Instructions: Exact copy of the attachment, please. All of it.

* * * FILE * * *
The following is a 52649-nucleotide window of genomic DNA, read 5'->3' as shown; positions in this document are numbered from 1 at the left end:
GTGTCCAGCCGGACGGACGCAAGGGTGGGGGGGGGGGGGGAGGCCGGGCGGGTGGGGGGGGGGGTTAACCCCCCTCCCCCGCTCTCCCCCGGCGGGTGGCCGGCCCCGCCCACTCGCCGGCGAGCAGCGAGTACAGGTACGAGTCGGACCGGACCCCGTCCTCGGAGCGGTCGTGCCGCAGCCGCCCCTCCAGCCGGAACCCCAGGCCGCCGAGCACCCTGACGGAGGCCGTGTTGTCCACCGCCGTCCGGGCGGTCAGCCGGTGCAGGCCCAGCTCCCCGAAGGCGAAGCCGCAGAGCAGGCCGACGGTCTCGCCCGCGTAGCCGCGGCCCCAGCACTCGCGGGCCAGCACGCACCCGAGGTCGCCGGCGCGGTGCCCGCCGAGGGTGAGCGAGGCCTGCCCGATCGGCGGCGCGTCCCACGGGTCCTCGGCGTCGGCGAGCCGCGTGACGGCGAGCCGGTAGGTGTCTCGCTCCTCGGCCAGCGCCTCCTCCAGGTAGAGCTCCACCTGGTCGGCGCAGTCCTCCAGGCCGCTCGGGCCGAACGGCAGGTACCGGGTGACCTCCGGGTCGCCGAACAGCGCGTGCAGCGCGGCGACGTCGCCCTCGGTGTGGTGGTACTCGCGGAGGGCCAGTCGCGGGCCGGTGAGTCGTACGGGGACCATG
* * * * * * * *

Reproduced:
The following is a 52649-nucleotide window of genomic DNA, read 5'->3' as shown; positions in this document are numbered from 1 at the left end:
GTGTCCAGCCGGACGGACGCAAGGGTGGGGGGGGGGGGGGAGGCCGGGCGGGTGGGGGGGGGGGTTAACCCCCCTCCCCCGCTCTCCCCCGGCGGGTGGCCGGCCCCGCCCACTCGCCGGCGAGCAGCGAGTACAGGTACGAGTCGGACCGGACCCCGTCCTCGGAGCGGTCGTGCCGCAGCCGCCCCTCCAGCCGGAACCCCAGGCCGCCGAGCACCCTGACGGAGGCCGTGTTGTCCACCGCCGTCCGGGCGGTCAGCCGGTGCAGGCCCAGCTCCCCGAAGGCGAAGCCGCAGAGCAGGCCGACGGTCTCGCCCGCGTAGCCGCGGCCCCAGCACTCGCGGGCCAGCACGCACCCGAGGTCGCCGGCGCGGTGCCCGCCGAGGGTGAGCGAGGCCTGCCCGATCGGCGGCGCGTCCCACGGGTCCTCGGCGTCGGCGAGCCGCGTGACGGCGAGCCGGTAGGTGTCTCGCTCCTCGGCCAGCGCCTCCTCCAGGTAGAGCTCCACCTGGTCGGCGCAGTCCTCCAGGCCGCTCGGGCCGAACGGCAGGTACCGGGTGACCTCCGGGTCGCCGAACAGCGCGTGCAGCGCGGCGACGTCGCCCTCGGTGTGGTGGTACTCGCGGAGGGCCAGTCGCGGGCCGGTGAGTCGTACGGGGACCATG